The first day in Beijing for the Center for Brand & Product Management and the A.C. Nielsen Center for Marketing Research did not disappoint. We visited Tiananmen Square, the Forbidden City and the Great Wall of China and we soaked in all there was to learn. But while there were a number of stats, facts and stories we absorbed over course of the day, three themes emerged that will provide a sound foundation for understanding the mindset of businesses and people in China. They are as follows.
The desire for order & stability: Made clear to us from the very beginning of the trip, the Chinese government and the Chinese Communist Party (CCP) seek to maintain structure and order in the everyday lives of its citizens. As evident by our lack of discussion of the 1989 protest events while at the very location they took place, negative discussion of the party and what it may have incited in the past is not only unwelcome but often punished. The Chinese population seemingly benefits from this stable way of life and it is the government’s priority to maintain it.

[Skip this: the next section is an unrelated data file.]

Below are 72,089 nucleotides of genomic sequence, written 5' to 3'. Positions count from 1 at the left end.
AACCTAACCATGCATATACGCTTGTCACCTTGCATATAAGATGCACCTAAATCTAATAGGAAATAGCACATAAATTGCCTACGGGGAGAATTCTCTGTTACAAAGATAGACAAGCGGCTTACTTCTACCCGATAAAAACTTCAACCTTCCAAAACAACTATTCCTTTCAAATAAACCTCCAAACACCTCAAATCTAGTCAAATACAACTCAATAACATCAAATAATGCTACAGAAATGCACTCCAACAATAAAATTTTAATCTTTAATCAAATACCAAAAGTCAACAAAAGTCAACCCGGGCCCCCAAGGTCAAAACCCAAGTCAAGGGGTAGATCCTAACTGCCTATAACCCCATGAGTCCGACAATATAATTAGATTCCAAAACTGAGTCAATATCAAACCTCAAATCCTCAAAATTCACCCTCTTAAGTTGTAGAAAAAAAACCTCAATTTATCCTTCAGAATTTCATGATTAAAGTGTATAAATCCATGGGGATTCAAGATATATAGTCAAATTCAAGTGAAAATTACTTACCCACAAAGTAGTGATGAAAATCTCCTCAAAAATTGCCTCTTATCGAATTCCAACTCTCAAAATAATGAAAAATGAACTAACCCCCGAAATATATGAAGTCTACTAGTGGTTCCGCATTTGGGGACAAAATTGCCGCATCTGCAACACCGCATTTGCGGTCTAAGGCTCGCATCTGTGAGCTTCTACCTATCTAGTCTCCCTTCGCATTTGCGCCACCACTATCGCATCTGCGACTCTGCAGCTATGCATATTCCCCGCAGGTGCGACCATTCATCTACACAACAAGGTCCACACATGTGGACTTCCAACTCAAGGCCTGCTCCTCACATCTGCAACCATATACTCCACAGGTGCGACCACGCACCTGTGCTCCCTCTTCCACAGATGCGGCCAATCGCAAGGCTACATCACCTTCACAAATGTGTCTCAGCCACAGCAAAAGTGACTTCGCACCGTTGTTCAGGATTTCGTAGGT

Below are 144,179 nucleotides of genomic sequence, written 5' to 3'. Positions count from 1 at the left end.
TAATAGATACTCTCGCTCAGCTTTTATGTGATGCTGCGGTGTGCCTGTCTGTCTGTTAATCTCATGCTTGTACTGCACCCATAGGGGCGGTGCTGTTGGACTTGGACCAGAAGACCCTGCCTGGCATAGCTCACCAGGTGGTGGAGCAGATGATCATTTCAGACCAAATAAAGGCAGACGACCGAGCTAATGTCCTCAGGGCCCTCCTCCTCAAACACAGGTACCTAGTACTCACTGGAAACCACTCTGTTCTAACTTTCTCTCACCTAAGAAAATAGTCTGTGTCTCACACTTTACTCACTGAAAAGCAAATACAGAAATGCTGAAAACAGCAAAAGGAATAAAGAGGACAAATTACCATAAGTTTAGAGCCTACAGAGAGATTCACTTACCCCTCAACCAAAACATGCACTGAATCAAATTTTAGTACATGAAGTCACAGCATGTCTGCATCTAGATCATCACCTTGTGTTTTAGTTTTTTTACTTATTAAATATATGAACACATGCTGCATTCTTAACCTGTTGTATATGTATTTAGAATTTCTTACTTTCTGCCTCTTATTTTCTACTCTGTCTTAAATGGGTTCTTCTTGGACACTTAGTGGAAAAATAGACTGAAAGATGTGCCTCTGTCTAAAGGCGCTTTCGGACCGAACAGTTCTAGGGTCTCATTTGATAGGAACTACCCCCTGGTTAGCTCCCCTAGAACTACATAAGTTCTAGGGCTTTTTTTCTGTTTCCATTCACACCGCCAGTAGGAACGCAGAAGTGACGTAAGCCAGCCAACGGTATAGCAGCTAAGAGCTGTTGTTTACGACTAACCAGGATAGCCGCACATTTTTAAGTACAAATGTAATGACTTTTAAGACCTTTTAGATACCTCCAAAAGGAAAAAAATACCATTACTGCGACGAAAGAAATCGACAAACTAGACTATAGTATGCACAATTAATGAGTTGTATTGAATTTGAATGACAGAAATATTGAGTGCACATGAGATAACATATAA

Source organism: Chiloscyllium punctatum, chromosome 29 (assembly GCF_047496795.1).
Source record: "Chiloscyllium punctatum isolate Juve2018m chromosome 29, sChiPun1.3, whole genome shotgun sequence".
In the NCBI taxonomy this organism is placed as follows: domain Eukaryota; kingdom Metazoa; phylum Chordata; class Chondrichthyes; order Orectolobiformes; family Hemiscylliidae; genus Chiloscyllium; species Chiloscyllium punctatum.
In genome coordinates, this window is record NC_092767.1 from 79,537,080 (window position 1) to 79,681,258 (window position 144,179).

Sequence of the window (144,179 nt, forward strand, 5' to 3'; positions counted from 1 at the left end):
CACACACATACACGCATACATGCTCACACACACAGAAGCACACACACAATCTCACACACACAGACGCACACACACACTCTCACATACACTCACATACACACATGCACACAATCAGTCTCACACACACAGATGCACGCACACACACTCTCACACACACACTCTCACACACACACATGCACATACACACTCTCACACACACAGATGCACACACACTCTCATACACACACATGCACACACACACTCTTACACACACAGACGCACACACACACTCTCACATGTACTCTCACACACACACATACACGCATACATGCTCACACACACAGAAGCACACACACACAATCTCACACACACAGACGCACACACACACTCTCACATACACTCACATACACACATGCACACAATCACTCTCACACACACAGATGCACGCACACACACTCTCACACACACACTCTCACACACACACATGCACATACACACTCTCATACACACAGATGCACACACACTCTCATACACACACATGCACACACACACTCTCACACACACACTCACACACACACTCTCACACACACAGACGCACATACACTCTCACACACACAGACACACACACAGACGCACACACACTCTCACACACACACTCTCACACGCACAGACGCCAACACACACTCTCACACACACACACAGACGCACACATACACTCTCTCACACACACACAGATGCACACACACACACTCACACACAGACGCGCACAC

The importance of Feng Shui and the flow of Chi: Chi refers to Feng Shui energy, or energy that surrounds an individual, their family and home. A regular topic of conversation in our visit to the Forbidden City, the Chinese ensure the Chi in their homes is balanced and manifests in five key elements including fire, earth, metal, water and wood. Numerology also plays a significant role in the lives of Chinese (for example, 8 is particularly important as the Chinese word for it sounds like “prosperous growth”) and we saw many examples in the ornate architecture of the palace.
The cultural juxtaposition of old & new: After opening to foreign investment 40 years ago, China has seen transformative growth. The most obvious example is construction and architecture, as you can be standing and enjoying the Temple of Heaven and see skyscrapers not a far distance away. Beyond the obvious to the eye though, there are also seemingly distinct differences between the way old and new generations think of social, political or economic decisions and this can have a drastic effect on a company attempting to appeal to more than one generation in the 1.3 B population.